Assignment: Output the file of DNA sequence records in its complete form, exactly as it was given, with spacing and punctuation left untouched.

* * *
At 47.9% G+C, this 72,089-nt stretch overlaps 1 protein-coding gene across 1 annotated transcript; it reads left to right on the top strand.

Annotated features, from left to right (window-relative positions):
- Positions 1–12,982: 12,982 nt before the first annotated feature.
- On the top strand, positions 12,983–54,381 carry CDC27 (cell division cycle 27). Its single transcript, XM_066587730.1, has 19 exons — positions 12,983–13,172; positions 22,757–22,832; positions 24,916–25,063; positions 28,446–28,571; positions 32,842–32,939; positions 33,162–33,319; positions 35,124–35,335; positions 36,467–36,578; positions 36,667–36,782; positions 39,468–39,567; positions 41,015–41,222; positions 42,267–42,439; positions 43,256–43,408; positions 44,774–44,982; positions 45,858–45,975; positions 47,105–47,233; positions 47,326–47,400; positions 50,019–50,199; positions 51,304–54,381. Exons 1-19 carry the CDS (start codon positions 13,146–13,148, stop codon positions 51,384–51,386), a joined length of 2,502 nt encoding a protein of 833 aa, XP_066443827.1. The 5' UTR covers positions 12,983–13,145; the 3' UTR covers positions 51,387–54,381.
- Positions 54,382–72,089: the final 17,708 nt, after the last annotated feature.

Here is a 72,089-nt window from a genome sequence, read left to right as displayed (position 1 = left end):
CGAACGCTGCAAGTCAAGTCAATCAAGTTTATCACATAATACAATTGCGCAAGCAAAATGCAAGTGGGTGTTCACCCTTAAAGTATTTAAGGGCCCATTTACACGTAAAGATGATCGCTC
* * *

At 47.9% G+C, this 72,089-nt stretch overlaps 1 protein-coding gene across 1 annotated transcript; it reads left to right on the top strand.

Annotated features, from left to right (window-relative positions):
- Positions 1–12,982: 12,982 nt before the first annotated feature.
- On the top strand, positions 12,983–54,381 carry CDC27 (cell division cycle 27). Its single transcript, XM_066587730.1, has 19 exons — positions 12,983–13,172; positions 22,757–22,832; positions 24,916–25,063; positions 28,446–28,571; positions 32,842–32,939; positions 33,162–33,319; positions 35,124–35,335; positions 36,467–36,578; positions 36,667–36,782; positions 39,468–39,567; positions 41,015–41,222; positions 42,267–42,439; positions 43,256–43,408; positions 44,774–44,982; positions 45,858–45,975; positions 47,105–47,233; positions 47,326–47,400; positions 50,019–50,199; positions 51,304–54,381. Exons 1-19 carry the CDS (start codon positions 13,146–13,148, stop codon positions 51,384–51,386), a joined length of 2,502 nt encoding a protein of 833 aa, XP_066443827.1. The 5' UTR covers positions 12,983–13,145; the 3' UTR covers positions 51,387–54,381.
- Positions 54,382–72,089: the final 17,708 nt, after the last annotated feature.

Here is a 72,089-nt window from a genome sequence, read left to right as displayed (position 1 = left end):
CGAACGCTGCAAGTCAAGTCAATCAAGTTTATCACATAATACAATTGCGCAAGCAAAATGCAAGTGGGTGTTCACCCTTAAAGTATTTAAGGGCCCATTTACACGTAAAGATGATCGCTC